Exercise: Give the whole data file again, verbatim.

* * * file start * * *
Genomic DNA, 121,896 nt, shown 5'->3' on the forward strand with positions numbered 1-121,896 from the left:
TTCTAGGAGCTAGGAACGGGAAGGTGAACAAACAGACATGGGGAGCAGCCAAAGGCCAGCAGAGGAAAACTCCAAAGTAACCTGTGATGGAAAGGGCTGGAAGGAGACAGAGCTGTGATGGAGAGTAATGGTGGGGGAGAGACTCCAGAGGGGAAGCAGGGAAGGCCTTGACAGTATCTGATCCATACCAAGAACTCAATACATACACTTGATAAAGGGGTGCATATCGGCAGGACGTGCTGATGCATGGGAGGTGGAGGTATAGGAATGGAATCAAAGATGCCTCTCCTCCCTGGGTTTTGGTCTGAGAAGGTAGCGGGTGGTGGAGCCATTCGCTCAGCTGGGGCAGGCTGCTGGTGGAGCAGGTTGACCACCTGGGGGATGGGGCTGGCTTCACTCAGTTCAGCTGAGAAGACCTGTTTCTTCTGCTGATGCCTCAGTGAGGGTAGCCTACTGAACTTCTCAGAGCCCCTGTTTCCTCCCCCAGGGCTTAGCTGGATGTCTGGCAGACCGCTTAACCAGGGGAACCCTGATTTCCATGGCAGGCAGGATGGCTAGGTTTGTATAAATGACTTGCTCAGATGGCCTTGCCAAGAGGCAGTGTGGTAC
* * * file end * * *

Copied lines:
Genomic DNA, 121,896 nt, shown 5'->3' on the forward strand with positions numbered 1-121,896 from the left:
TTCTAGGAGCTAGGAACGGGAAGGTGAACAAACAGACATGGGGAGCAGCCAAAGGCCAGCAGAGGAAAACTCCAAAGTAACCTGTGATGGAAAGGGCTGGAAGGAGACAGAGCTGTGATGGAGAGTAATGGTGGGGGAGAGACTCCAGAGGGGAAGCAGGGAAGGCCTTGACAGTATCTGATCCATACCAAGAACTCAATACATACACTTGATAAAGGGGTGCATATCGGCAGGACGTGCTGATGCATGGGAGGTGGAGGTATAGGAATGGAATCAAAGATGCCTCTCCTCCCTGGGTTTTGGTCTGAGAAGGTAGCGGGTGGTGGAGCCATTCGCTCAGCTGGGGCAGGCTGCTGGTGGAGCAGGTTGACCACCTGGGGGATGGGGCTGGCTTCACTCAGTTCAGCTGAGAAGACCTGTTTCTTCTGCTGATGCCTCAGTGAGGGTAGCCTACTGAACTTCTCAGAGCCCCTGTTTCCTCCCCCAGGGCTTAGCTGGATGTCTGGCAGACCGCTTAACCAGGGGAACCCTGATTTCCATGGCAGGCAGGATGGCTAGGTTTGTATAAATGACTTGCTCAGATGGCCTTGCCAAGAGGCAGTGTGGTAC